Junior Cert faces cancellation with Leaving Cert plans under discussion

ireland
Junior Cert Faces Cancellation With Leaving Cert Plans Under Discussion Junior Cert Faces Cancellation With Leaving Cert Plans Under Discussion
The TUI said a return to school for Leaving Cert students was a priority. Photo: PA
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Vivienne Clarke

Leaving Cert students are expected to be given the option of a modified version of calculated grades and sitting exams in June under plans being discussed by Cabinet Ministers today.

It is also likely that oral, practical and performance assessments will go ahead in the coming weeks, although in different formats.

The Junior Cert exams may also be cancelled to make way for a greater focus on facilitating the Leaving Cert.

Minister for Education Norma Foley is due to brief ministerial colleagues on developments later today during a meeting of the Cabinet committee on education.

A formal announcement on the format of the exams is likely as early as Wednesday.

Union response

The president and general secretary of the Teachers' Union of Ireland (TUI) have both indicated that their members are willing to cooperate with a return to school for Leaving Cert students next week.

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Martin Marjoram, the president of the union, told RTÉ radio’s Morning Ireland that he expected a decision on a date for a return to school to be made shortly. “We’re very keen to return to school when it is safe to do so.”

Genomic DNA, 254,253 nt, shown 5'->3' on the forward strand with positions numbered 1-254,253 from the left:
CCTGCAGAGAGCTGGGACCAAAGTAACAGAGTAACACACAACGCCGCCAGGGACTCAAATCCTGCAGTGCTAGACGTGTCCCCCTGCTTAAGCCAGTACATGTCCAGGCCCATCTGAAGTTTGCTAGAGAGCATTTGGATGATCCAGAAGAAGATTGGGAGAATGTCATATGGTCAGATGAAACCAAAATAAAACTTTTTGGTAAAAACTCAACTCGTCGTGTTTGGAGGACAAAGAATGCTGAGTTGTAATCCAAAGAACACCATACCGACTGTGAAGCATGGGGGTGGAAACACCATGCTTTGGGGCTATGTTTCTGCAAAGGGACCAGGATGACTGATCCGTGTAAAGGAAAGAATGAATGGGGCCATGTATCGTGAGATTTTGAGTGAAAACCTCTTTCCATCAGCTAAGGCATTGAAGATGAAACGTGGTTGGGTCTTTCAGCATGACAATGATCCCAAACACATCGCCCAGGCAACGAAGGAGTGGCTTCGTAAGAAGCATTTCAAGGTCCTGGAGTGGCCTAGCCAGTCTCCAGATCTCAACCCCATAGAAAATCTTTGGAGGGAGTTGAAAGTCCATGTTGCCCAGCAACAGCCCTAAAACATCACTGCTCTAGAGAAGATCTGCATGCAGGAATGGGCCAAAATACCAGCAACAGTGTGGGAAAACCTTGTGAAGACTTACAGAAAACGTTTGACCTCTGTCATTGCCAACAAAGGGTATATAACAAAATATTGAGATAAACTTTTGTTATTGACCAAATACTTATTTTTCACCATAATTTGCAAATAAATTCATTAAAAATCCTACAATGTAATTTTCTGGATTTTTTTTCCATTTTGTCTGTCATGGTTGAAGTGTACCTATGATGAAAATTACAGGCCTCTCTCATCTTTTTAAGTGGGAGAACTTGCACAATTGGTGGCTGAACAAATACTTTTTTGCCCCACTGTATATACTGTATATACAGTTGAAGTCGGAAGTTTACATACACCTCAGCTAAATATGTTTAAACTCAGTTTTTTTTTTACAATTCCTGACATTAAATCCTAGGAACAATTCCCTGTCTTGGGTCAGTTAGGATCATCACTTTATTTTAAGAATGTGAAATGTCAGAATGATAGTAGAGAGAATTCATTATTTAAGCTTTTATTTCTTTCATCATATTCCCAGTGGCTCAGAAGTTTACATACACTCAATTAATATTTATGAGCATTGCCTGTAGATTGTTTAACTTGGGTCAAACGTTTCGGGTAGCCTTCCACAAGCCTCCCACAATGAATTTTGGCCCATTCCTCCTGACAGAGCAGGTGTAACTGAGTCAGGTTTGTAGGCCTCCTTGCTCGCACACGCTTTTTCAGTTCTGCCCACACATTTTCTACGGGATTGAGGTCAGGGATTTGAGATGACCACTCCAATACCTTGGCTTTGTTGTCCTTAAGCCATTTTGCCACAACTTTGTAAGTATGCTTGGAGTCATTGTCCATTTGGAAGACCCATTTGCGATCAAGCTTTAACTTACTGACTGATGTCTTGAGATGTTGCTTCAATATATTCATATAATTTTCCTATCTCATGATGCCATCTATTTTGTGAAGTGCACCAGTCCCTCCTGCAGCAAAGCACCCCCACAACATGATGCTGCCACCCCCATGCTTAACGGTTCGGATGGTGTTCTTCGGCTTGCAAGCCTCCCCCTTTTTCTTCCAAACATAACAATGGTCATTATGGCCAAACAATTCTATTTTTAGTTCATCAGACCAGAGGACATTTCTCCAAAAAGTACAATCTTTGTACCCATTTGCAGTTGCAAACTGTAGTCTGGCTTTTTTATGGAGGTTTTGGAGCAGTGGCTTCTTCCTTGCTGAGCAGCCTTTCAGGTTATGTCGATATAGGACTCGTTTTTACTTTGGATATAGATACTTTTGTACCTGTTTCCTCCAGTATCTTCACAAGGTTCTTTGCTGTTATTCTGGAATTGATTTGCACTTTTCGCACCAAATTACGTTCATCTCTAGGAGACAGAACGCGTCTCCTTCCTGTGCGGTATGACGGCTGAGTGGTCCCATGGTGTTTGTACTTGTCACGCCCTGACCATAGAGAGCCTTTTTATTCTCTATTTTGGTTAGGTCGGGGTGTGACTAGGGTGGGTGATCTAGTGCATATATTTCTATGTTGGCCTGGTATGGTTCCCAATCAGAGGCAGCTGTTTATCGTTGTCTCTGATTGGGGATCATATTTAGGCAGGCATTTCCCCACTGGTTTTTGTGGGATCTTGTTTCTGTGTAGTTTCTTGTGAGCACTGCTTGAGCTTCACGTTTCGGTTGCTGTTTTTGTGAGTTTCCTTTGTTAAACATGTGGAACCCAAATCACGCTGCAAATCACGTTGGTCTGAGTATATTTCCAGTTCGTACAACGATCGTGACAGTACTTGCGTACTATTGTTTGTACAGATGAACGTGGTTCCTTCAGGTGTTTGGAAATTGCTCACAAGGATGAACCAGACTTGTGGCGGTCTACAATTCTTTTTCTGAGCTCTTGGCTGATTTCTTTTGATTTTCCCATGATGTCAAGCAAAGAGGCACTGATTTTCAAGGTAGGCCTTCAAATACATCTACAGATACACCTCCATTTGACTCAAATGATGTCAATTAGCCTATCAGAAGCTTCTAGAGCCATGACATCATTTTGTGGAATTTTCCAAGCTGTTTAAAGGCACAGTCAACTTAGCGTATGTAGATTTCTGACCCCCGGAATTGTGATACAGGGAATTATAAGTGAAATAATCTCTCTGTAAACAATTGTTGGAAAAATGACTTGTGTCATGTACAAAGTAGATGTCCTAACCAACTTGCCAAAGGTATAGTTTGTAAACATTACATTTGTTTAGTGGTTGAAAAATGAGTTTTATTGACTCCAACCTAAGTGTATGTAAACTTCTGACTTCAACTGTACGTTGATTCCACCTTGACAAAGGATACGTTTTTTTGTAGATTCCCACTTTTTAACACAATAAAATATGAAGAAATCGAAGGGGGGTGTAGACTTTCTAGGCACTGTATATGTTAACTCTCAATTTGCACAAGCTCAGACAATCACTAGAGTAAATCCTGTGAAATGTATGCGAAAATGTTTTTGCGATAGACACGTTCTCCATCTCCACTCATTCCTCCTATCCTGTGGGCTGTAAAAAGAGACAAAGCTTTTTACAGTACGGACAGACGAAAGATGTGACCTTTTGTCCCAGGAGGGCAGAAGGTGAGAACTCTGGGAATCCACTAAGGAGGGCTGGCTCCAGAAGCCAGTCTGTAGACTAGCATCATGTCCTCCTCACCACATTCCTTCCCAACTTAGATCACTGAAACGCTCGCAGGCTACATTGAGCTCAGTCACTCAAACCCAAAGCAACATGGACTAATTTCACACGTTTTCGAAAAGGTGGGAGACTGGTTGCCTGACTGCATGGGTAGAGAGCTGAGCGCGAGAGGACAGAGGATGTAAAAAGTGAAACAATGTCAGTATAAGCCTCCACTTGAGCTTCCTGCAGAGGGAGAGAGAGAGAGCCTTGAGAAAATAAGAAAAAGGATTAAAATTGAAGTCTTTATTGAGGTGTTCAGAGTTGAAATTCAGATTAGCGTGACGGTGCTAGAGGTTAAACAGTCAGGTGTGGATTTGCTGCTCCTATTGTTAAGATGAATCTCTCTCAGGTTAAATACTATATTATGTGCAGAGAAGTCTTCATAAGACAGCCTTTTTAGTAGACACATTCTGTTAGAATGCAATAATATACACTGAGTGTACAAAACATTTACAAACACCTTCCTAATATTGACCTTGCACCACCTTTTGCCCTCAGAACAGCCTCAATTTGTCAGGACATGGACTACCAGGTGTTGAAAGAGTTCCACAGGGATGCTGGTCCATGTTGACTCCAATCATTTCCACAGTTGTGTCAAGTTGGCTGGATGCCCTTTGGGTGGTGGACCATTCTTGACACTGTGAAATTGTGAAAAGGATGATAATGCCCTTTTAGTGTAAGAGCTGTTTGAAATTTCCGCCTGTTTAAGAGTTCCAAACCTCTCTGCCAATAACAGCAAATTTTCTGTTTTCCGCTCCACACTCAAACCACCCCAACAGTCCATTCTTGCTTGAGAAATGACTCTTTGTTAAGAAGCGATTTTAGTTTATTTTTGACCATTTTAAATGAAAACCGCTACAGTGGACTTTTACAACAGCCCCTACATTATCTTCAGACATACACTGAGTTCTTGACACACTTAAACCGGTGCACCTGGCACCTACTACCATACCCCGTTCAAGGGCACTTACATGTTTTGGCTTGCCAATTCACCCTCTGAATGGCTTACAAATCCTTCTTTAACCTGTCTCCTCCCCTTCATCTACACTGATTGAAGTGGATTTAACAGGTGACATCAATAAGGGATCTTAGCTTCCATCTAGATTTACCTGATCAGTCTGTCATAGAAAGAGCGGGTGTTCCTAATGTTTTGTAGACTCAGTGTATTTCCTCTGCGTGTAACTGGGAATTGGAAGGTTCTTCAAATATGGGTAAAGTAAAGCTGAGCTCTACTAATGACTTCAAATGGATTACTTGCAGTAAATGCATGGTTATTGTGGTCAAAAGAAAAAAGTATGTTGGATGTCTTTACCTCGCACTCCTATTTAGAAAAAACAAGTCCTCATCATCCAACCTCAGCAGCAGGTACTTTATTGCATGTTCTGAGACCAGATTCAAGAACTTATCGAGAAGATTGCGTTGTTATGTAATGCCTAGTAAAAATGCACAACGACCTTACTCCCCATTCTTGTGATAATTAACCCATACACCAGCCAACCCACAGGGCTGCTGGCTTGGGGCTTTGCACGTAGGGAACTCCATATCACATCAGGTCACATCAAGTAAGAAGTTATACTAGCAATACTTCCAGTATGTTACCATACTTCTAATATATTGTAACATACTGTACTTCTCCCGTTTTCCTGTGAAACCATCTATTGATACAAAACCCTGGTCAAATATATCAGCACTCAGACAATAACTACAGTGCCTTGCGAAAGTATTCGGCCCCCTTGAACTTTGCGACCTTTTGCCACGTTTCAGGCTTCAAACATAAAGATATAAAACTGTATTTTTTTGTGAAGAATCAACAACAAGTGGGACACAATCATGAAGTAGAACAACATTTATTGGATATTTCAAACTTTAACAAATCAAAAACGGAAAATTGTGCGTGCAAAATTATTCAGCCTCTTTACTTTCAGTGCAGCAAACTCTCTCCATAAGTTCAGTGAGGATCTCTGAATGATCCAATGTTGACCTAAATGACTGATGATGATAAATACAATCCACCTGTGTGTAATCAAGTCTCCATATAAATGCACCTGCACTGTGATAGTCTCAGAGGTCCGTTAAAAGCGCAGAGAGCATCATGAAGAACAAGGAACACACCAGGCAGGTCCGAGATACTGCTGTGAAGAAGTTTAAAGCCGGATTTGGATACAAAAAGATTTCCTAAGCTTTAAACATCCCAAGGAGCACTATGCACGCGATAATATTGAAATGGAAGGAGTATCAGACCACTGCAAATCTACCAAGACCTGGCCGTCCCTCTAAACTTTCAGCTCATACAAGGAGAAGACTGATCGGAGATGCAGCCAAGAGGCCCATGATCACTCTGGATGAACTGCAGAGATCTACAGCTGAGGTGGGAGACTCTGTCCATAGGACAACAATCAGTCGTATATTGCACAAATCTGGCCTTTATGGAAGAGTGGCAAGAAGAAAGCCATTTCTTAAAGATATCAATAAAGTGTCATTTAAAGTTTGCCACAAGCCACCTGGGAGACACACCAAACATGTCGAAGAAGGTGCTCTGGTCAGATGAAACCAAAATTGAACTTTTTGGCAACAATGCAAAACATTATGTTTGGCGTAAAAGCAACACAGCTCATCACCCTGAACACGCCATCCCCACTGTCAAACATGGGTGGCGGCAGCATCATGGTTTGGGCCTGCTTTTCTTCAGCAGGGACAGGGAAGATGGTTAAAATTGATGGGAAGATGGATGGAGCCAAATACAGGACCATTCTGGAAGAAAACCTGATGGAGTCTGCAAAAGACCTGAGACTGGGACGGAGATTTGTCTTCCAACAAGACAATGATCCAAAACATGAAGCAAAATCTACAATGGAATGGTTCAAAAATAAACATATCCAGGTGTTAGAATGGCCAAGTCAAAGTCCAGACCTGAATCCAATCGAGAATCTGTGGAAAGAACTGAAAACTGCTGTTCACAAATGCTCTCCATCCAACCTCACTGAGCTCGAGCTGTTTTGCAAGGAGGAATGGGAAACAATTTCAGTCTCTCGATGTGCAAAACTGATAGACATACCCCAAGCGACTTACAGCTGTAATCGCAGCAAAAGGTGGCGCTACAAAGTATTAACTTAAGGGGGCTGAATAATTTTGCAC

Talks with the Department of Education would continue today, he said, refusing to be drawn on the details of what he described as “a confidential process.”

On Newstalk Breakfast, the TUI’s general secretary Michael Gillespie said that a return to school for Leaving Cert students was a priority.

He said the TUI believed they should return on the same week as special needs students, February 22nd, once the number of Covid cases were going in the right direction.

He pointed out that if numbers in the community were low then Covid could be kept out of schools. But high levels of transmission in wider society would lead to more infections happening in schools.

It was not possible for Junior Cert and Leaving Cert exams to run in tandem which made the situation very complex, he said. Predicted grades were also difficult and would require a longer period of time. Ireland was the only jurisdiction trying to run parallel processes at the same time.

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Students needed to be engaged and they needed to complete the curriculum, he added.

Reuben Murray of the Irish Second Level Students Association told Newstalk that students were expecting that they would have a choice between predicted grades and a written exam.

Mr Marjoram said the TUI wanted to see Leaving Cert students as the next group to return to school as he was concerned about the loss of motivation among students and the difficulties faced by many due to socio-economic circumstances and issues with infrastructure like broadband.

“We would like them to get back to school relatively early,” he said.

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